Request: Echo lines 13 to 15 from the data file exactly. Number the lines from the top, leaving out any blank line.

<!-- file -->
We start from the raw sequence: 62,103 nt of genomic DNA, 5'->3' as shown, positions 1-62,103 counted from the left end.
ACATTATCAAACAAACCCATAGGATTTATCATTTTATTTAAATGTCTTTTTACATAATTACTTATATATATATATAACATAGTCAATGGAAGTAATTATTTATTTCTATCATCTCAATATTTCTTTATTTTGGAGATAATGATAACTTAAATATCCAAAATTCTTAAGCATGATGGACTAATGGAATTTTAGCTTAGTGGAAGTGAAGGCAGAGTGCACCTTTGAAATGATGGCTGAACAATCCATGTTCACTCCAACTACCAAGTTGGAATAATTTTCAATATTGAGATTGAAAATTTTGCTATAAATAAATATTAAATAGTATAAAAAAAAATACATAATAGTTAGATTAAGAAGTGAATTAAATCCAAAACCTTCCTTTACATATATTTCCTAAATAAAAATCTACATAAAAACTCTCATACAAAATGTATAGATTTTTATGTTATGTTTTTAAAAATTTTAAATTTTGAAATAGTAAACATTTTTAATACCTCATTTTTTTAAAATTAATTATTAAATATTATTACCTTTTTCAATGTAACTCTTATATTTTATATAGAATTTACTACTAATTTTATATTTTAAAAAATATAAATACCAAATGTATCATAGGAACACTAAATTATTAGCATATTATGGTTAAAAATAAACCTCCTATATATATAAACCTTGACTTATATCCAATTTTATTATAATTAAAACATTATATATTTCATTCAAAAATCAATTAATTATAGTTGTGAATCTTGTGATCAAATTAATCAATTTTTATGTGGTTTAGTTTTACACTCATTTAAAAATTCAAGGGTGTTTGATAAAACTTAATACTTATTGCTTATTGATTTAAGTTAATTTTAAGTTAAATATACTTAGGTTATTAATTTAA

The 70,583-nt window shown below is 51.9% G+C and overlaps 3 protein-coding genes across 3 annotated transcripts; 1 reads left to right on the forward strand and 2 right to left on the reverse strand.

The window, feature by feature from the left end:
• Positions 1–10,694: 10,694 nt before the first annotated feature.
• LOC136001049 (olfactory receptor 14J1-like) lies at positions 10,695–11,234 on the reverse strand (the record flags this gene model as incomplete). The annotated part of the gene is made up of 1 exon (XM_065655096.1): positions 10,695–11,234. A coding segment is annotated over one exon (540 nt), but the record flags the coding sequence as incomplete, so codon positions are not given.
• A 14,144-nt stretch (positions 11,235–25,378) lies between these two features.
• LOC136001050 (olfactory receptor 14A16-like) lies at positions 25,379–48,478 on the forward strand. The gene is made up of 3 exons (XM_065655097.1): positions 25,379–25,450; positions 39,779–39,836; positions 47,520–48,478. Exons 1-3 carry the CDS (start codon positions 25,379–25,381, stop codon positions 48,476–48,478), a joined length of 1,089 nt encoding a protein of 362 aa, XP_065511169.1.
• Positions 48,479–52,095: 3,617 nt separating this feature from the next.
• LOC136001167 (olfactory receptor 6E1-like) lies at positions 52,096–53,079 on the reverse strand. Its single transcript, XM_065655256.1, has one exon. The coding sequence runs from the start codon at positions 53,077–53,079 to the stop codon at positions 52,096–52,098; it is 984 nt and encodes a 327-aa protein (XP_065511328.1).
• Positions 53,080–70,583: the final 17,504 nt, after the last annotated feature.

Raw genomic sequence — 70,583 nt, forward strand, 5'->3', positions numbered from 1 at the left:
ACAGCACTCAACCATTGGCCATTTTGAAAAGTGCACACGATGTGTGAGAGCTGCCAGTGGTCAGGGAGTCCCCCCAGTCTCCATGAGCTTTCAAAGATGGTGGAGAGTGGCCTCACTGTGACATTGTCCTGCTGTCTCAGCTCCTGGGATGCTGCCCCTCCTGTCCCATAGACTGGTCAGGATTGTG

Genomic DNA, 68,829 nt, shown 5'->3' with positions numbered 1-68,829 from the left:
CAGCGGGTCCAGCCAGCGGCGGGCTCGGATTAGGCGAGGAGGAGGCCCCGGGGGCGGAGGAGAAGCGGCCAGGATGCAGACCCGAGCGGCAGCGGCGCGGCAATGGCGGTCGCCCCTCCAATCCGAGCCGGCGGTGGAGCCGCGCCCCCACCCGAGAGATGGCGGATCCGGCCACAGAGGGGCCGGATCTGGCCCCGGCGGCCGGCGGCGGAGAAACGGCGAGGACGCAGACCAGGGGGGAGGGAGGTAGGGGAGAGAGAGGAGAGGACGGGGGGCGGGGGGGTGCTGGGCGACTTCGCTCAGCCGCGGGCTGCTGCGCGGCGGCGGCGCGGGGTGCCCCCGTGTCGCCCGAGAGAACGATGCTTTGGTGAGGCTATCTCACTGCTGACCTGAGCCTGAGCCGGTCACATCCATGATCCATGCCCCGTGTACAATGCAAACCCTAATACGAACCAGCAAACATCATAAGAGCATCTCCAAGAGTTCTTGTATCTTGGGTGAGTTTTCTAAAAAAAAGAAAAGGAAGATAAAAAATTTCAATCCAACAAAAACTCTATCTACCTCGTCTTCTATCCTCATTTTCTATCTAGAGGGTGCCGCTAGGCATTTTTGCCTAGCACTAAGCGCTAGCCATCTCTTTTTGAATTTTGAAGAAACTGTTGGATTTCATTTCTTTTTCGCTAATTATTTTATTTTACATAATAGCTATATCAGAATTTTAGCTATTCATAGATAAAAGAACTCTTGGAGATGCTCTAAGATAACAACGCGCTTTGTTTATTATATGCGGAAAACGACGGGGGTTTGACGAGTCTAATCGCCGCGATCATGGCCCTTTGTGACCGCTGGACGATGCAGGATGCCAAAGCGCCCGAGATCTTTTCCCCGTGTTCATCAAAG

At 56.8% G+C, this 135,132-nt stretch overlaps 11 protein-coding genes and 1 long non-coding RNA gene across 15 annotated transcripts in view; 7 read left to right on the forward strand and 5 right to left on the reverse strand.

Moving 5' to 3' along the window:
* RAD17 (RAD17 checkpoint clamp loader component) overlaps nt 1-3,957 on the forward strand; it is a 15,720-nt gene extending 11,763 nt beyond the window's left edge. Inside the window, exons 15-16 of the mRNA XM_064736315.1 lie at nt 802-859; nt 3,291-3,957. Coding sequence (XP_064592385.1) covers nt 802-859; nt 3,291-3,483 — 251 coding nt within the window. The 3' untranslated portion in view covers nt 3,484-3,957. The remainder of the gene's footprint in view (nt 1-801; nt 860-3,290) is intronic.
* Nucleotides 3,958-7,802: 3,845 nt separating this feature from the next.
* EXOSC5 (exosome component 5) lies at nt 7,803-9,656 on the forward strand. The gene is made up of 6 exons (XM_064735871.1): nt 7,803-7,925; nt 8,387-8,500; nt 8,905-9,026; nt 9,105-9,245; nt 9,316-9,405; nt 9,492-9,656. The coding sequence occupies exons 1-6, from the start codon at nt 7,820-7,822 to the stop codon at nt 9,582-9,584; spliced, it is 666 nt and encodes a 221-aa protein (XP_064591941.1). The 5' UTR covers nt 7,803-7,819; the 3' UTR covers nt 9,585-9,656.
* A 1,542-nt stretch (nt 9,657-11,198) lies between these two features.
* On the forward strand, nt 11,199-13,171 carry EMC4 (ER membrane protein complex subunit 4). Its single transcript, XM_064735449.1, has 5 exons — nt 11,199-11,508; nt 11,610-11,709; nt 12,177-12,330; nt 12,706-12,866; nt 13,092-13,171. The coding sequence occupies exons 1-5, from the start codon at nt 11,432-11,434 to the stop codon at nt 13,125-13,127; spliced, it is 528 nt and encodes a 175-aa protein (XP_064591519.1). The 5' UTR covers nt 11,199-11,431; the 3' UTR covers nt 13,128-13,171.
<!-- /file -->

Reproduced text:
ACAGCACTCAACCATTGGCCATTTTGAAAAGTGCACACGATGTGTGAGAGCTGCCAGTGGTCAGGGAGTCCCCCCAGTCTCCATGAGCTTTCAAAGATGGTGGAGAGTGGCCTCACTGTGACATTGTCCTGCTGTCTCAGCTCCTGGGATGCTGCCCCTCCTGTCCCATAGACTGGTCAGGATTGTG

Genomic DNA, 68,829 nt, shown 5'->3' with positions numbered 1-68,829 from the left:
CAGCGGGTCCAGCCAGCGGCGGGCTCGGATTAGGCGAGGAGGAGGCCCCGGGGGCGGAGGAGAAGCGGCCAGGATGCAGACCCGAGCGGCAGCGGCGCGGCAATGGCGGTCGCCCCTCCAATCCGAGCCGGCGGTGGAGCCGCGCCCCCACCCGAGAGATGGCGGATCCGGCCACAGAGGGGCCGGATCTGGCCCCGGCGGCCGGCGGCGGAGAAACGGCGAGGACGCAGACCAGGGGGGAGGGAGGTAGGGGAGAGAGAGGAGAGGACGGGGGGCGGGGGGGTGCTGGGCGACTTCGCTCAGCCGCGGGCTGCTGCGCGGCGGCGGCGCGGGGTGCCCCCGTGTCGCCCGAGAGAACGATGCTTTGGTGAGGCTATCTCACTGCTGACCTGAGCCTGAGCCGGTCACATCCATGATCCATGCCCCGTGTACAATGCAAACCCTAATACGAACCAGCAAACATCATAAGAGCATCTCCAAGAGTTCTTGTATCTTGGGTGAGTTTTCTAAAAAAAAGAAAAGGAAGATAAAAAATTTCAATCCAACAAAAACTCTATCTACCTCGTCTTCTATCCTCATTTTCTATCTAGAGGGTGCCGCTAGGCATTTTTGCCTAGCACTAAGCGCTAGCCATCTCTTTTTGAATTTTGAAGAAACTGTTGGATTTCATTTCTTTTTCGCTAATTATTTTATTTTACATAATAGCTATATCAGAATTTTAGCTATTCATAGATAAAAGAACTCTTGGAGATGCTCTAAGATAACAACGCGCTTTGTTTATTATATGCGGAAAACGACGGGGGTTTGACGAGTCTAATCGCCGCGATCATGGCCCTTTGTGACCGCTGGACGATGCAGGATGCCAAAGCGCCCGAGATCTTTTCCCCGTGTTCATCAAAG